When a married couple elects their filing status for federal tax purposes, they may only have in mind which option saves them the most. Unbeknownst to many unwitting couples, however, is that, when filing jointly, each spouse also assumes liability for the total tax bill.
By way of example…
Say, for example, that Jack makes (and reports) $100,000 in wages, while Jane, his spouse, stays at home and has no income. If they file jointly, Jane, though she didn’t make any of the income, will be jointly and severally liable with Jack for all tax due. For some couples, this situation can leave Jane stuck holding the bag were Jack to run off. Or, Jane may know nothing about what Jack makes or reports on their joint return, such as because of abuse.
Old two-year deadline
Both of these situations seem unfair to Jane. The IRS recognizes this and provides an option for Jane to seek Innocent Spouse relief. In a situation where Jane really did not know what Jack made or reported on their return, the IRS may decide, despite the joint filing status, not to hold Jane liable for any tax due.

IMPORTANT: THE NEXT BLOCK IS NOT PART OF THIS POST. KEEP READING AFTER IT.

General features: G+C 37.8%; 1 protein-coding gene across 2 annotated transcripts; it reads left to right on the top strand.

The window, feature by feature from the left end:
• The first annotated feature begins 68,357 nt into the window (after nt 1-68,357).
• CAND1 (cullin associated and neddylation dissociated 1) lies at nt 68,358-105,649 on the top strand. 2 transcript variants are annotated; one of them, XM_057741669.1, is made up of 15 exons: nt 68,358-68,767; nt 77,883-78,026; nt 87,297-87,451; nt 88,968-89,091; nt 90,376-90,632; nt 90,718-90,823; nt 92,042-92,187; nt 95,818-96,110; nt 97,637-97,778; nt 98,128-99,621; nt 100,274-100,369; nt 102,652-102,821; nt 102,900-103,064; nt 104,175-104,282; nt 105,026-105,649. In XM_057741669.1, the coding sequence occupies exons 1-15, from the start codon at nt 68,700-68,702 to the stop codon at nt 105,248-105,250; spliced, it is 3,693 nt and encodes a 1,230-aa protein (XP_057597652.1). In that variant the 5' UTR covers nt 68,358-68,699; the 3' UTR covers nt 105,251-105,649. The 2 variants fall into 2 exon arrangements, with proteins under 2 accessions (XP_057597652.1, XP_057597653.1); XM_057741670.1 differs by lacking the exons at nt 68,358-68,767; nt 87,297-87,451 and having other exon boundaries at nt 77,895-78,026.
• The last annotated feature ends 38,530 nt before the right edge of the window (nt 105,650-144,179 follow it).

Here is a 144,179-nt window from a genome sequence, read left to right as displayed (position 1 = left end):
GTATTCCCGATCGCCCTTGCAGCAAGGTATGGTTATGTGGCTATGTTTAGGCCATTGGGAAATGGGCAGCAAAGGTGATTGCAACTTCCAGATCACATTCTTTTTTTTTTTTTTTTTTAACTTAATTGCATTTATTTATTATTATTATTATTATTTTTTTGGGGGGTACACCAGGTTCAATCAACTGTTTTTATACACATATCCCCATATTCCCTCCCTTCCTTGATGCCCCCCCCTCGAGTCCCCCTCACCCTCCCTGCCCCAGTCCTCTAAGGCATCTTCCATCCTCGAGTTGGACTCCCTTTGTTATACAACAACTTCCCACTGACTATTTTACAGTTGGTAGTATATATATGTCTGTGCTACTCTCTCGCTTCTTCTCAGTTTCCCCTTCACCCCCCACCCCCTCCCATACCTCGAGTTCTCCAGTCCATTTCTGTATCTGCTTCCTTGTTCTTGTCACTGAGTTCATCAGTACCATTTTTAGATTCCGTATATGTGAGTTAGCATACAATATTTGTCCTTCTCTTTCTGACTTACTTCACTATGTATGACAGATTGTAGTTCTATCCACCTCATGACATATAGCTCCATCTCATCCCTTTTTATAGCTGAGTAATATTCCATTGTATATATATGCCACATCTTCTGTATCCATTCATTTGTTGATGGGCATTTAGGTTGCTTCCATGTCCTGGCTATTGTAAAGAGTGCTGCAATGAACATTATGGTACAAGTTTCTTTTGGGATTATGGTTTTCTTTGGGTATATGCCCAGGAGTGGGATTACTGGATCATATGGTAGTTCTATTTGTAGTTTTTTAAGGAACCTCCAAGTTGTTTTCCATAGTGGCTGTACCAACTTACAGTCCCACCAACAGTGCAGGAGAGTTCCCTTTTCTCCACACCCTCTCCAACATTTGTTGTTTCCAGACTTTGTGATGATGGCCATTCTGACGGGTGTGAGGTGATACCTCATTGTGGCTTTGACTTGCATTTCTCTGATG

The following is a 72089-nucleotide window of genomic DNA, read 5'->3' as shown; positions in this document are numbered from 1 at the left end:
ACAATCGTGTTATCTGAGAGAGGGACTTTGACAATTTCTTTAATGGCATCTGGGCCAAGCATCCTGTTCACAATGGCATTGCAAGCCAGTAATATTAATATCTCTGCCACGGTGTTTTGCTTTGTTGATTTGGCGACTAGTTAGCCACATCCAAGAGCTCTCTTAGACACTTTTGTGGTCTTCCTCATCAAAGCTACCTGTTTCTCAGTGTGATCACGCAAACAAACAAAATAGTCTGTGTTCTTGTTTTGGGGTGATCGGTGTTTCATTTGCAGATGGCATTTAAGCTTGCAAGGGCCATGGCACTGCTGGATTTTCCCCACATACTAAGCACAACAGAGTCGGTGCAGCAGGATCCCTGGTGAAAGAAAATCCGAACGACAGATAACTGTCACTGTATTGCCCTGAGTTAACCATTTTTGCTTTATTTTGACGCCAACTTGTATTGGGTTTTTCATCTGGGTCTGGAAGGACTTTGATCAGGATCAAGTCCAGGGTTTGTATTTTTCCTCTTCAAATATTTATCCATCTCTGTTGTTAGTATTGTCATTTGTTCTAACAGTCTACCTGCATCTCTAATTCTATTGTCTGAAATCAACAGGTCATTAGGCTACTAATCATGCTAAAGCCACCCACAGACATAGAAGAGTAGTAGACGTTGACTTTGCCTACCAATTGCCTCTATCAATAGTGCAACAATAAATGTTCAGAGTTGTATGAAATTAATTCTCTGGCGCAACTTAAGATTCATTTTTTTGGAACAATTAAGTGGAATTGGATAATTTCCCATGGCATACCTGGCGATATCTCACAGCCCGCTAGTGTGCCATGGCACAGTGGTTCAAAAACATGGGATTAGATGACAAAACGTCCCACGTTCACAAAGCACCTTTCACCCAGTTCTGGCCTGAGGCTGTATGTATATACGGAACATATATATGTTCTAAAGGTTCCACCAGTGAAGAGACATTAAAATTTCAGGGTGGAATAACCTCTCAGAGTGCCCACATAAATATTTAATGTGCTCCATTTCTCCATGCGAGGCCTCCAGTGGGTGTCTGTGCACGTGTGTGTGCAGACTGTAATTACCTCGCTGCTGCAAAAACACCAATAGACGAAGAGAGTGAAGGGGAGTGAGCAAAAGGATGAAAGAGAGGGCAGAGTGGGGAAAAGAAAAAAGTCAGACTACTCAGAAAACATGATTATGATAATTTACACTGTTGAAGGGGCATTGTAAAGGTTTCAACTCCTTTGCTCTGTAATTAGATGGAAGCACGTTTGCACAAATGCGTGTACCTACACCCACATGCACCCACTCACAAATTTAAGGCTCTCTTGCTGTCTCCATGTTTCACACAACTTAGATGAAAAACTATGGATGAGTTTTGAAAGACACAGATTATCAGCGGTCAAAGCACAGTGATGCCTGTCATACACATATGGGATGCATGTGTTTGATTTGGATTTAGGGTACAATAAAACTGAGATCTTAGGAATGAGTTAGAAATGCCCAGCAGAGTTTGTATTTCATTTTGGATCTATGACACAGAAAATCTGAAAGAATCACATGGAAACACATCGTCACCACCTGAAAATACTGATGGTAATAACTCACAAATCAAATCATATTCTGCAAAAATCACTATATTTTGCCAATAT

On top of Jane showing that she did not know what Jack made or reported, the old rule also required that Jane apply with the IRS for innocent spouse relief within two years after IRS collection activities commenced. However, this still left situations where Jane may not be aware of collection activities and then, through no fault of her own, could miss the deadline.
IRS eliminates two-year deadline
Recognizing this problem, on July 25, 2011, the IRS issued a release which indicates it is eliminating this two year deadline to seek innocent spouse relief in certain circumstances in which it would be inequitable to hold the unknowing spouse liable. Innocent spouse relief will likely remain difficult to receive from the IRS. However, especially in the right circumstances, the elimination of this deadline will be a benefit for taxpayers.
If you have questions about your tax situation, please call me at 415-781-4000.